“The typical Republican’s philosophy, be it a state legislator or a congressman, is to get the bill done regardless of methodology,” Congressman G.K. Butterfield, a veteran House Democrat who previously served on the North Carolina Supreme Court, told me. “And if it means introducing a bill at 11:59 PM and fast-tracking it the next day, they will do it.”
North Carolina has been a one-party state for essentially its entire post-Civil War history, and until relatively recently, that party was the Democrats. After Democrats took control of the legislature in 1898 essentially via coup, they implemented Jim Crow and disenfranchised black voters, which helped them dominate the state for a century. Since 1901, there’s been a grand total of 16 years where North Carolina has had a Republican governor.
After the realignment following the Civil Rights Act, however, Republicans slowly but surely started to gain power in North Carolina. The state went for Richard Nixon in 1968, and the segregationist Republican Senator Jesse Helms was elected four years later. From then on, Democrats generally held power at the state level, but North Carolina mostly went red in presidential elections; Barack Obama was the first Democrat to win the state’s electoral votes in 32 years. Two years later, the famous Republican wave of 2010 swept Republicans into power in both chambers of the General Assembly for the first time in a century, and two years after that, the state elected as its governor former Charlotte Mayor Pat McCrory.
Republicans led by then House Speaker Thom Tillis and Senate President Pro Tem Phil Berger immediately got to work in cementing these majorities, exacting a hundred-plus years of frustration with Democratic rule. The new Congressional and legislative maps they produced had the effect of packing black voters around the state into districts as possible. Butterfield’s First Congressional District, for example, snaked through cities and towns in the northern, central, and eastern parts of the state that had large populations of black voters. Butterfield’s district’s perimeter, a lawsuit would later note, was longer than 1,300 miles.
Over the past seven years, Republicans have worked not just to make the party’s power permanent, but to consolidate authority in the legislature; Legislators passed a law in 2013, after McCrory’s election, preventing the state’s governor from expanding Medicaid without the consent of the legislature. Even McCrory sometimes clashed with his fellow Republicans in the General Assembly: In 2014, McCrory sued Tillis and Berger over their attempts to appoint a majority of members to a state commission on cleaning up a coal ash spill in the western part of the state.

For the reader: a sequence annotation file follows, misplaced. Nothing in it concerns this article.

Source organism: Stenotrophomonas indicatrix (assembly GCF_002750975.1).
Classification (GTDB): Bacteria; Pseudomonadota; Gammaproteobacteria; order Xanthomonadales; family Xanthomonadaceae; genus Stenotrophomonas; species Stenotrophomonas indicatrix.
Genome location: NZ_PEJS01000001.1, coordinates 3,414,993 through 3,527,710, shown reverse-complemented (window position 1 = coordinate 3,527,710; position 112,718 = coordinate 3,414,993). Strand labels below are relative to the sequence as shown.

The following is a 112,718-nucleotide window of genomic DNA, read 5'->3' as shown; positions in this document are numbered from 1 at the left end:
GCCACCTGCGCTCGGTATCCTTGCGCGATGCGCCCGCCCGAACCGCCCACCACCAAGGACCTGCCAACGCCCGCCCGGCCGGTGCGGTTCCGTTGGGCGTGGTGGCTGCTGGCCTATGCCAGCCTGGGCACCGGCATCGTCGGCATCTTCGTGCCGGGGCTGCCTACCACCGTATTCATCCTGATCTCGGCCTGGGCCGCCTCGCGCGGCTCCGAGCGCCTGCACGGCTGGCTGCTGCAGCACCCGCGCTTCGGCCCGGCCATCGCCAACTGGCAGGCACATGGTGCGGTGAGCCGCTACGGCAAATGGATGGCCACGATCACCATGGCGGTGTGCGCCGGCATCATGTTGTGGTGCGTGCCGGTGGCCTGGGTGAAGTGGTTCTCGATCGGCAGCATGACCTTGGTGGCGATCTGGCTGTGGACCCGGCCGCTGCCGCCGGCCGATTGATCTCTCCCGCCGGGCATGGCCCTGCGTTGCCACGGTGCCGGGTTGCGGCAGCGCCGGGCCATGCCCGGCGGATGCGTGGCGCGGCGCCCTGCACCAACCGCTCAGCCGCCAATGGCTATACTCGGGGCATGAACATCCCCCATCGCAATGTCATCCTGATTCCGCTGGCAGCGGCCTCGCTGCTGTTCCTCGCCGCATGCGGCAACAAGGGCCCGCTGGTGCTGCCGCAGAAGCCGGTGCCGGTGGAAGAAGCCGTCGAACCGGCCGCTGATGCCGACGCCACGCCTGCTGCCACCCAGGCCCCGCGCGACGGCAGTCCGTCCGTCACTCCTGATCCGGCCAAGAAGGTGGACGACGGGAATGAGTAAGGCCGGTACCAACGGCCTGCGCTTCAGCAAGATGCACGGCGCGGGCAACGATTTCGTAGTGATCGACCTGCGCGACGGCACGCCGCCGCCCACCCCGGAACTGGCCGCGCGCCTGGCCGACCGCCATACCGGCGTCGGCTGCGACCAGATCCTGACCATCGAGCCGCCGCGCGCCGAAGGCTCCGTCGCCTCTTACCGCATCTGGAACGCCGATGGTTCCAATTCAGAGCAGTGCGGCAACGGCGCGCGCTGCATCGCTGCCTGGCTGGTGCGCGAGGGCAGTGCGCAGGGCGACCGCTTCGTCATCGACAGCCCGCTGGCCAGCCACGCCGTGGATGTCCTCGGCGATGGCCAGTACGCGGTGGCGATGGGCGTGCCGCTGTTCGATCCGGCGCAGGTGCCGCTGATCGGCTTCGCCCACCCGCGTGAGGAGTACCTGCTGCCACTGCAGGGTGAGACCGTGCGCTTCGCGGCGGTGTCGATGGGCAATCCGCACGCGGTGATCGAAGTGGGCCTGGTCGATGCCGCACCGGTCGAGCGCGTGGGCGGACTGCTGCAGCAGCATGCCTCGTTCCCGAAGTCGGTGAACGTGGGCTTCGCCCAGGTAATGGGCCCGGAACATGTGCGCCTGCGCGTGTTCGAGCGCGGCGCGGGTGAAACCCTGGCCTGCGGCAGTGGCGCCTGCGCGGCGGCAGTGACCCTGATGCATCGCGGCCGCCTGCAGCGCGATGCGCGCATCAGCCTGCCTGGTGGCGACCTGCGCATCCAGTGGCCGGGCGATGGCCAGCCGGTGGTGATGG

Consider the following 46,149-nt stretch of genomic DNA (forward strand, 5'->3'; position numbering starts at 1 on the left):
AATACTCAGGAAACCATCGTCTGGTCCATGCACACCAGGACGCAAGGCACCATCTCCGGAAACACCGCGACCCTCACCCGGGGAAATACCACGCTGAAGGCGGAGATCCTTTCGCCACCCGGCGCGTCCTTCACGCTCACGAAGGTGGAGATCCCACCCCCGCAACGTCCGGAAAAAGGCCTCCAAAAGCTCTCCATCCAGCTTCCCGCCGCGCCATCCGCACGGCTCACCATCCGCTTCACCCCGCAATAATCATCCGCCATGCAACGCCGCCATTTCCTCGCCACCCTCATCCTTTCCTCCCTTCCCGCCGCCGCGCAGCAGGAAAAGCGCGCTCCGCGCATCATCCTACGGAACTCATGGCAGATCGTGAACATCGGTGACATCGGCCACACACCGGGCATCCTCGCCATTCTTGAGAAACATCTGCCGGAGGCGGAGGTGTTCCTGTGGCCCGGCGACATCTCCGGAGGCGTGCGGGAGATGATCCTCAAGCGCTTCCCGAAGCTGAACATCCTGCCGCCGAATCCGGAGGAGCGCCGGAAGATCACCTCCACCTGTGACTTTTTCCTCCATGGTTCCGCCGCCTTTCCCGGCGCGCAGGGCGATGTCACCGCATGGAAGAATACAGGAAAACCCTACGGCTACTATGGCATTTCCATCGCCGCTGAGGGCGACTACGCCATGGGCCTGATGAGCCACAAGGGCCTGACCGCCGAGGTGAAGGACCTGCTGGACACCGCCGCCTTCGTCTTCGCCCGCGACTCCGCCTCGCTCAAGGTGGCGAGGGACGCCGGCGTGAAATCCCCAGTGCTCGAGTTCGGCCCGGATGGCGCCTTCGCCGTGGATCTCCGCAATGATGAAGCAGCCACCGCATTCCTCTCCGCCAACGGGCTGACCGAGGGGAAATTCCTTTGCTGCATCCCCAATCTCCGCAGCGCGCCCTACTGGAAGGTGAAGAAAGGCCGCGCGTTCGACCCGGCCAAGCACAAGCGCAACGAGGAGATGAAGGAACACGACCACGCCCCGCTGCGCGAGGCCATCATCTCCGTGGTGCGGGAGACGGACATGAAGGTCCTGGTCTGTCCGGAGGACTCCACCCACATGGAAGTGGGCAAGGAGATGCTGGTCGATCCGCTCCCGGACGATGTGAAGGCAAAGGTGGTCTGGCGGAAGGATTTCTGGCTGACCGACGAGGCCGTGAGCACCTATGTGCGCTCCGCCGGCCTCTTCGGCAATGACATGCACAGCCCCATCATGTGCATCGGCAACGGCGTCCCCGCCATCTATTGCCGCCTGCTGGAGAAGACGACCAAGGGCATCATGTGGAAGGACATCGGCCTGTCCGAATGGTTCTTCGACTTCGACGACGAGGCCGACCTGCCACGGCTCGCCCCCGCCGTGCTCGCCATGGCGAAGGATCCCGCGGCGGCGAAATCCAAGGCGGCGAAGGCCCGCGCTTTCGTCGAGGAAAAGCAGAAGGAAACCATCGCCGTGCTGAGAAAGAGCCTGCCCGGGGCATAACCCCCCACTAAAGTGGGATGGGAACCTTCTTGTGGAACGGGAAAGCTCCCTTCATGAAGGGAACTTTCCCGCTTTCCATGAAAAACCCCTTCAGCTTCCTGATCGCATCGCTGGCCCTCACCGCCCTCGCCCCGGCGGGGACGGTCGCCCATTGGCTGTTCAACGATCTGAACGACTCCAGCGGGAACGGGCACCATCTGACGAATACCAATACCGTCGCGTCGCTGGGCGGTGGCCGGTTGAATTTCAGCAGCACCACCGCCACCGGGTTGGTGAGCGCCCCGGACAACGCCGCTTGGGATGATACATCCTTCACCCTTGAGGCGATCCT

Republicans in the state capital have also overridden the priorities of progressive cities, most notably in the instance of HB 2, the state’s hastily written anti-trans “bathroom bill.” After the city of Charlotte passed a non-discrimination ordinance that included protections for transgender people in February 2016, state legislators called a special session the following month. In a whirlwind of a day, a bill asserting that local governments didn’t have the right to pass such ordinances—as well as those protecting workers—was passed and signed into law, leading to a year of national outrage and boycotts; emails later showed that McCrory didn’t fully understand what he was signing. (The law was repealed the following March.)
A little over a year into the Trump administration, you can draw a straight line from Republican efforts in places like North Carolina to the unified Republican federal government.
On matters of policy, the similarities are obvious predictable. Trump has used trans soldiers as a bogeyman to fire up his base, borrowing a tactic from the North Carolina GOP even though he came out against HB 2 on the campaign trail. The EPA, like North Carolina’s Department of Environmental Quality under McCrory, now looks less like an environmental regulator and more like an ally of polluters. And the initial priorities of Trump and the Republican Congress looked a lot like some of the first major victories for Pat McCrory and Thom Tillis’s unified Republican government: a huge tax cut for the rich and business and a slashed safety net.
But beyond those traditional right-wing priorities, the North Carolina model of winning and wielding power means adopting an opaque legislative process and limiting the power of Democrats by whatever means necessary—then, if those means are challenged in court, change the laws or threaten the judges.
“I think the writing is on the wall, [the legislature] having been rebuked on their racial gerrymandering efforts,” said Allison Riggs, a staff attorney for voting rights at the NC-based Southern Coalition for Social Justice. “So now the position is, ‘What do we do to cement some of the gains we’ve made over the past seven years?’ And if you’re on your way out, rigging the judiciary is a pretty good way to make sure nothing can get undone.”